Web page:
The conversation about cancer screening is changing within the medical community. Overall, the recent trends have been towards recommending less routine screening, not more. These recommendations are based on an evolving—if counterintuitive—understanding that more screening does not necessarily translate into fewer cancer deaths and that some screening may actually do more harm than good. For some common cancer types, such as cervical, colorectal, lung, and breast cancer, clinical trials have shown that screening does save lives. However, the amount of benefit is largely misunderstood. For mammography in women aged 50 to 59, for example, more than 1, women need to be screened to save one life.
The Who, What, Where, When and Sometimes, Why.
Breast Cancer Screening Recommendations for Women at Average Risk
There are many different kinds of breast cancer surgery. The type of surgery you have had will determine whether you need to get mammograms in the future. If you have had a mastectomy , you most likely won't need a mammogram of that breast. However, if you had surgery of any type on only one breast, you will still need to get mammograms of the unaffected breast.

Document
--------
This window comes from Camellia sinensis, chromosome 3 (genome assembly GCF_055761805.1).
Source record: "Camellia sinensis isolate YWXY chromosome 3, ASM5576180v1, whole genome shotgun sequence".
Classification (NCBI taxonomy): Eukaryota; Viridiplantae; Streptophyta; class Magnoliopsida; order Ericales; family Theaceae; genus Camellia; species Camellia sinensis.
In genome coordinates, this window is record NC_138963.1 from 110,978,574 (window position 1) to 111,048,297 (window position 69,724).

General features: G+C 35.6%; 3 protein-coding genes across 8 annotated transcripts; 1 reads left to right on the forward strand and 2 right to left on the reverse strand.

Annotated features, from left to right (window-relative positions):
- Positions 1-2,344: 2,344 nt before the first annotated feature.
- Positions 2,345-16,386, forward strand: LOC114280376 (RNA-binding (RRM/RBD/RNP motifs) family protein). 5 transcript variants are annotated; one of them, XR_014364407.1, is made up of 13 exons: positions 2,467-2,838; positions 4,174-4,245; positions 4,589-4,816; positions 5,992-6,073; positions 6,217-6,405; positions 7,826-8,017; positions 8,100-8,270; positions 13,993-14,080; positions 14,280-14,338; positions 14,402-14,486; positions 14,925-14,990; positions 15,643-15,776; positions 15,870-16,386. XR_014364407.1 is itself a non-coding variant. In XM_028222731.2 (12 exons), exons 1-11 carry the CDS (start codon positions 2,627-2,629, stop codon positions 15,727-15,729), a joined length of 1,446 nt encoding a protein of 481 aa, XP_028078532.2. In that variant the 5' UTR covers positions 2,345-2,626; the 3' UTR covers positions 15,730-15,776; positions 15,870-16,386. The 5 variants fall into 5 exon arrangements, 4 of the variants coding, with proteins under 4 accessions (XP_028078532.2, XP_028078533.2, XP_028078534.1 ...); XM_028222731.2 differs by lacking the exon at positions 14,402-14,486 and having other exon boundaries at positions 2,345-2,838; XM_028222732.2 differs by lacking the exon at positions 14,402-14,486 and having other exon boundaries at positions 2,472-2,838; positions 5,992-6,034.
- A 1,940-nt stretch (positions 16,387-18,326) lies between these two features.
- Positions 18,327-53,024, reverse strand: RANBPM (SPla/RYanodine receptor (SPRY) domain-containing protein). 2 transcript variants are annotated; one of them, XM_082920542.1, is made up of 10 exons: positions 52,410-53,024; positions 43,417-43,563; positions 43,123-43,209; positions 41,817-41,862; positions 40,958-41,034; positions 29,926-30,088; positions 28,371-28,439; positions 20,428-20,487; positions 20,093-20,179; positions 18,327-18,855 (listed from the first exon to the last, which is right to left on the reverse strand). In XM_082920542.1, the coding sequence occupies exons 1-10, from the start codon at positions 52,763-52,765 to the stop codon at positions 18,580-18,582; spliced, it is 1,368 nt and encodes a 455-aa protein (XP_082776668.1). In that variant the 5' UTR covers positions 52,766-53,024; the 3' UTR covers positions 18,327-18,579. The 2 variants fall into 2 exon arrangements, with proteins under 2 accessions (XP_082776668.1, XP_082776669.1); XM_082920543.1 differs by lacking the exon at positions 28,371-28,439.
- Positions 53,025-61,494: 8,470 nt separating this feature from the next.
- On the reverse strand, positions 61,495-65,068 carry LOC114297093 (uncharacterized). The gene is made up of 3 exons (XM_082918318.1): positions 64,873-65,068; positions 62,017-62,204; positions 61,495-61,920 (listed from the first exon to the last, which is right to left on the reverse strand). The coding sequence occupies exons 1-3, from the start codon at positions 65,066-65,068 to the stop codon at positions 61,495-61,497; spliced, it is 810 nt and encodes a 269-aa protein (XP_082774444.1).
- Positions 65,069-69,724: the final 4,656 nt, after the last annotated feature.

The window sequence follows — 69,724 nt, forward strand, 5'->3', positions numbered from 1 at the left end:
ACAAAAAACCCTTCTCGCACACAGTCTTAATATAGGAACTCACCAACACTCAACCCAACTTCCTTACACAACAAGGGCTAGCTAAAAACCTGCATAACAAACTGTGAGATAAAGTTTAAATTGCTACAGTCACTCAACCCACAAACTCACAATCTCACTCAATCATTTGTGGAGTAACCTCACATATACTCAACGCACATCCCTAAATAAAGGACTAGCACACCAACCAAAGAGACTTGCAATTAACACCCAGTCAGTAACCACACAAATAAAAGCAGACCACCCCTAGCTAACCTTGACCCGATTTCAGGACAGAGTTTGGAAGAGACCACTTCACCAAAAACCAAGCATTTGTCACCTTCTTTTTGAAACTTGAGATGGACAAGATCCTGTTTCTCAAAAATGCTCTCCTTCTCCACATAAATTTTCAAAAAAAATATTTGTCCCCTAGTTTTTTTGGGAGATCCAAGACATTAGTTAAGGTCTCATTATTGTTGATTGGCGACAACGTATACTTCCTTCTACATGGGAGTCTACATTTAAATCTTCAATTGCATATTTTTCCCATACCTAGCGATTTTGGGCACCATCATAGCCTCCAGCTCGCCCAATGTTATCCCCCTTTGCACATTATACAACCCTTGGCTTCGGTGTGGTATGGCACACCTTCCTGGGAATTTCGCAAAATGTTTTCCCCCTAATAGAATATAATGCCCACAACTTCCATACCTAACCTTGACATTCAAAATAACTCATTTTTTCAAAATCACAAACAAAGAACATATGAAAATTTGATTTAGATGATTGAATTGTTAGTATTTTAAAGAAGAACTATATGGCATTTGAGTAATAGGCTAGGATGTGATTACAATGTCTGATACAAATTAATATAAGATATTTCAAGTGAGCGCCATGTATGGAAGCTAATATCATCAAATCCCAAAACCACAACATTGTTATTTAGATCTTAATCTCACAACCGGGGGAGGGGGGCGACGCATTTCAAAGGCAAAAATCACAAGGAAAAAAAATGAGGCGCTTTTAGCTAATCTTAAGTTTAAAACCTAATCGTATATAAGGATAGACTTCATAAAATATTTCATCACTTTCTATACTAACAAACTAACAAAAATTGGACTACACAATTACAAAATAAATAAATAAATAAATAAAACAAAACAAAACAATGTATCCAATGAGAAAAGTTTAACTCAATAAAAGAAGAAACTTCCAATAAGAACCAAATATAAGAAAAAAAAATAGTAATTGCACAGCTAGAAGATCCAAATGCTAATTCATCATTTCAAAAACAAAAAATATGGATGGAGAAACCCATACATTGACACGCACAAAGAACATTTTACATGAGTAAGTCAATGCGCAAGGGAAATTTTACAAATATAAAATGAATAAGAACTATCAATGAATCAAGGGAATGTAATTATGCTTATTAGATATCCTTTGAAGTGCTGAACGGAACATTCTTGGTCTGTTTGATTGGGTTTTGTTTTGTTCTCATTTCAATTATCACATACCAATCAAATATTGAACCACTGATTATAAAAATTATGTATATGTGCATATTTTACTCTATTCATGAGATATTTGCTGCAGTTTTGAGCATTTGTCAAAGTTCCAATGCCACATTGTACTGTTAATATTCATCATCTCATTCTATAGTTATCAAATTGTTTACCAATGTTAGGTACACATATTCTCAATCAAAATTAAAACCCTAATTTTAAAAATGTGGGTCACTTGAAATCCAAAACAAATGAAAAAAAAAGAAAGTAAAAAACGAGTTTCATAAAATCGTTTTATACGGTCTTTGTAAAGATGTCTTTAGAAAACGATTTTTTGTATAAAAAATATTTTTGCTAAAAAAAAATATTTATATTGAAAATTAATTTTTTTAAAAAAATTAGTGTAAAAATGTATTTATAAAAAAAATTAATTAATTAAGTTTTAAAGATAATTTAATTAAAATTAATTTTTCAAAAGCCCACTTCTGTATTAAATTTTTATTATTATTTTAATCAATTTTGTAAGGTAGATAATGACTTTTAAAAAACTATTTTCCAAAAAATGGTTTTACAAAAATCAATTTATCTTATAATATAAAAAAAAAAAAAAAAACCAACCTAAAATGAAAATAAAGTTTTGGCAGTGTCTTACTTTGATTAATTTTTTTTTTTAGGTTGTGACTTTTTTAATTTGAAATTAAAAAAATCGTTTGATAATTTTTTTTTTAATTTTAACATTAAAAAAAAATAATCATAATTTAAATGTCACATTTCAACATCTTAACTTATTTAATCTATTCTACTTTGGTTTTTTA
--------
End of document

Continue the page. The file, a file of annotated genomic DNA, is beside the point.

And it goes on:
Breast Cancer Early Detection and Diagnosis
By Lauren Steussy. May 28, pm Updated May 28, pm. A few weeks prior, she felt a pea-sized lump in her breast, which her gynecologist believed was just a cyst. Silber insisted on getting a mammogram, typically considered the gold standard for catching breast cancer.
Finding breast cancer early and getting state-of-the-art cancer treatment are the most important strategies to prevent deaths from breast cancer. Getting regular screening tests is the most reliable way to find breast cancer early. The American Cancer Society has screening guidelines for women at average risk of breast cancer, and for those at high risk for breast cancer. The goal of screening tests for breast cancer is to find it before it causes symptoms like a lump that can be felt.